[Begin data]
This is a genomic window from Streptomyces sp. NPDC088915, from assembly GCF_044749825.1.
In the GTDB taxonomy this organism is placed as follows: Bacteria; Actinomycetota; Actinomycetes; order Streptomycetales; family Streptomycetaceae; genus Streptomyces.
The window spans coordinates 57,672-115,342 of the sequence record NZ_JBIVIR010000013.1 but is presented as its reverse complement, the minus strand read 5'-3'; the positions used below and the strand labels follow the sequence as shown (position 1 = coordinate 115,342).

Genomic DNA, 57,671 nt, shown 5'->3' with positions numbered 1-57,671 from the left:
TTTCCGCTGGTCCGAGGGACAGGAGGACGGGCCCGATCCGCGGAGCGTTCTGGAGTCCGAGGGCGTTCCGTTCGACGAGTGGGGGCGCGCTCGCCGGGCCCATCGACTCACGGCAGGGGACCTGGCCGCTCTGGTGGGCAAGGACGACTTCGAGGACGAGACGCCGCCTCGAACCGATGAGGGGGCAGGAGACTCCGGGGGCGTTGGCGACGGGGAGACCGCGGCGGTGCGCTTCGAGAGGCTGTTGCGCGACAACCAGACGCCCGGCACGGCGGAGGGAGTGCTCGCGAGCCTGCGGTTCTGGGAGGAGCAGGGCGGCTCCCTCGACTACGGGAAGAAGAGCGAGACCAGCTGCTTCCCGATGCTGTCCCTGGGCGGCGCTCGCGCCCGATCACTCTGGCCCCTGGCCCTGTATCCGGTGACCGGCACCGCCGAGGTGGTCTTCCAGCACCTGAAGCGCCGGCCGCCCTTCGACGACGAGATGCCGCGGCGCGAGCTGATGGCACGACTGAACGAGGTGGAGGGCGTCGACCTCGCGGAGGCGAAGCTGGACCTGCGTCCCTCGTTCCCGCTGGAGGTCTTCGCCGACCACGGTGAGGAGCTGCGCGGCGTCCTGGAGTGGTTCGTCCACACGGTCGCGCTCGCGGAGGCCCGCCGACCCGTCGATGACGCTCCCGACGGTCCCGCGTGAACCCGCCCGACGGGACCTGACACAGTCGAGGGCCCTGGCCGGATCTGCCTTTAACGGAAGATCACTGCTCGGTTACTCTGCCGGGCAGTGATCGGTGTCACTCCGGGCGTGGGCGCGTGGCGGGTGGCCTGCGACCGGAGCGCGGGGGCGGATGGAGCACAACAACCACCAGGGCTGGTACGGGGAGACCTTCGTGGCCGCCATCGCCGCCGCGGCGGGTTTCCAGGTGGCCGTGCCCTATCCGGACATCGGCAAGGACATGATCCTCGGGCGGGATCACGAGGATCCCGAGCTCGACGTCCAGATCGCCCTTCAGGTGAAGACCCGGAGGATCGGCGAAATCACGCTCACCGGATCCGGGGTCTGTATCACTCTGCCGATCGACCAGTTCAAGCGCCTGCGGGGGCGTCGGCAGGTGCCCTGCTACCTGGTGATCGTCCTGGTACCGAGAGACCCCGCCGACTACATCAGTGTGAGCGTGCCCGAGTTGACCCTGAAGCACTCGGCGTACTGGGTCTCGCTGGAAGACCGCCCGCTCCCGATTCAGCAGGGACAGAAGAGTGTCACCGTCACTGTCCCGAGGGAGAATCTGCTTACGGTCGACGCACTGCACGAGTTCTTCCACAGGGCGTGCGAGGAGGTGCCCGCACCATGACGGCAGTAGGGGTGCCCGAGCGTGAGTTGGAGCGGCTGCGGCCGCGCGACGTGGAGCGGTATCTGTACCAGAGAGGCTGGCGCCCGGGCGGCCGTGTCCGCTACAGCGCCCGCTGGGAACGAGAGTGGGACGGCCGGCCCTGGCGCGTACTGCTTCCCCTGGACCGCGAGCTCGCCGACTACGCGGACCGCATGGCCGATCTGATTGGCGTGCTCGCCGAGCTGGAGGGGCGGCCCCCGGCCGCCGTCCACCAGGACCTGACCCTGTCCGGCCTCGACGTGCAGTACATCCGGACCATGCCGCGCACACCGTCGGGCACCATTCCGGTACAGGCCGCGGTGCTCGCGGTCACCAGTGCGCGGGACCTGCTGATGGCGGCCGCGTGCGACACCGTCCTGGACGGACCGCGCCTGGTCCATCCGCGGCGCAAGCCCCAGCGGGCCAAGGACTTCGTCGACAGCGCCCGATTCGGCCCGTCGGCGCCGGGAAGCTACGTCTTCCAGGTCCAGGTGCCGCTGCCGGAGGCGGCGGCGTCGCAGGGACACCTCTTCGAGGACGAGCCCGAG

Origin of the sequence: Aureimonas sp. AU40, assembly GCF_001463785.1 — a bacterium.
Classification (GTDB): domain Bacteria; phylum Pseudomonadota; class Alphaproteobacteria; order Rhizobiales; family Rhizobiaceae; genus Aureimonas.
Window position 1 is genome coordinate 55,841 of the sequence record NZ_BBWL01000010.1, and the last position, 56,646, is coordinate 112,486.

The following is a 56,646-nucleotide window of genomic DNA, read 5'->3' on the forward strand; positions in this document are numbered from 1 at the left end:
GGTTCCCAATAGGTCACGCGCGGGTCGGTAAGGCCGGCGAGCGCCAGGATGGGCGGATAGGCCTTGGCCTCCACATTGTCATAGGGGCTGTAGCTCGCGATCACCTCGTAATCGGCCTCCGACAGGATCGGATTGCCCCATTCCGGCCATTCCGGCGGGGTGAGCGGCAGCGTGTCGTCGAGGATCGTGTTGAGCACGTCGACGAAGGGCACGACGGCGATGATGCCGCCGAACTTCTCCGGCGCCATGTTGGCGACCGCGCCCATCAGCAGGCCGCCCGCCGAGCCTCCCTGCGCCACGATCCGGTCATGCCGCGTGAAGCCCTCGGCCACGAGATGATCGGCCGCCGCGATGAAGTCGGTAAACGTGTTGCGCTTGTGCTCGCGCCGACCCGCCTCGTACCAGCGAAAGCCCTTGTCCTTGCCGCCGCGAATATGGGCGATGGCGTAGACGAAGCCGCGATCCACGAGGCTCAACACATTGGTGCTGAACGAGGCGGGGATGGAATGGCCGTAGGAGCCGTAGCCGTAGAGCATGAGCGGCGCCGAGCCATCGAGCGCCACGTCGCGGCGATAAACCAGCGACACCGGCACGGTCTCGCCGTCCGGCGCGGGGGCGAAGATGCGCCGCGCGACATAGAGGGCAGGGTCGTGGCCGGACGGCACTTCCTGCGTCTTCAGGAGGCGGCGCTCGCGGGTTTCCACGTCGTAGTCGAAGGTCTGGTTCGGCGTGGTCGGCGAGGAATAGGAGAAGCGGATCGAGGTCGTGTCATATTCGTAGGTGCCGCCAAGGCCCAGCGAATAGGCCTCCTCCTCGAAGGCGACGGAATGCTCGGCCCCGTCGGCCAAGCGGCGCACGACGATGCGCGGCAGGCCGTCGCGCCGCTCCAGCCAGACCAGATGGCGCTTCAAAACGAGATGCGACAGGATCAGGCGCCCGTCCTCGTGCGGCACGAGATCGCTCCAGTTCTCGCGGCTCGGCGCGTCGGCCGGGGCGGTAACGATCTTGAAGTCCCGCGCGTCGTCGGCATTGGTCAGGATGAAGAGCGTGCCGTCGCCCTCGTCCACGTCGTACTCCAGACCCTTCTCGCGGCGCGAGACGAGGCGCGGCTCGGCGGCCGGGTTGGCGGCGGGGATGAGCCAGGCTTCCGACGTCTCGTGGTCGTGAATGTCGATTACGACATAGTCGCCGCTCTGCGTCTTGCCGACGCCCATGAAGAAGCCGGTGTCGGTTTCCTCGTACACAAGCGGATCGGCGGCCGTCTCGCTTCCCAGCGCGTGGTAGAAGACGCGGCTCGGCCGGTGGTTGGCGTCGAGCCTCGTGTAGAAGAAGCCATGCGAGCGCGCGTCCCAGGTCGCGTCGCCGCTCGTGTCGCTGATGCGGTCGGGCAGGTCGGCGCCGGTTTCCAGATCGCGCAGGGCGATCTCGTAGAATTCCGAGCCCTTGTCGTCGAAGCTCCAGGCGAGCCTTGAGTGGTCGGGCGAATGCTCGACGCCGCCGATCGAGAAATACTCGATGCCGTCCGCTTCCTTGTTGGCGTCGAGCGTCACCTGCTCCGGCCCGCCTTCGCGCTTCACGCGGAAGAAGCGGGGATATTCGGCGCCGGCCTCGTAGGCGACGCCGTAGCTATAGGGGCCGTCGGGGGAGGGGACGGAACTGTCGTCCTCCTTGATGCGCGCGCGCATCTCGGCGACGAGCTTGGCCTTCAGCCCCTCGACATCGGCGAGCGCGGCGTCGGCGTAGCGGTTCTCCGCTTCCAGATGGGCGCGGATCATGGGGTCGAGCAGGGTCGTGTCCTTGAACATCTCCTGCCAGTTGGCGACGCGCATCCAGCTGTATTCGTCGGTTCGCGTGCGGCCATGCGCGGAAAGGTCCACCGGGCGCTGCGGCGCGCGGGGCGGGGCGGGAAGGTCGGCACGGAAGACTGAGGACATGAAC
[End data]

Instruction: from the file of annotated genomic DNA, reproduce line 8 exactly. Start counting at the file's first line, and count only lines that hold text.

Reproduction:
Window position 1 is genome coordinate 55,841 of the sequence record NZ_BBWL01000010.1, and the last position, 56,646, is coordinate 112,486.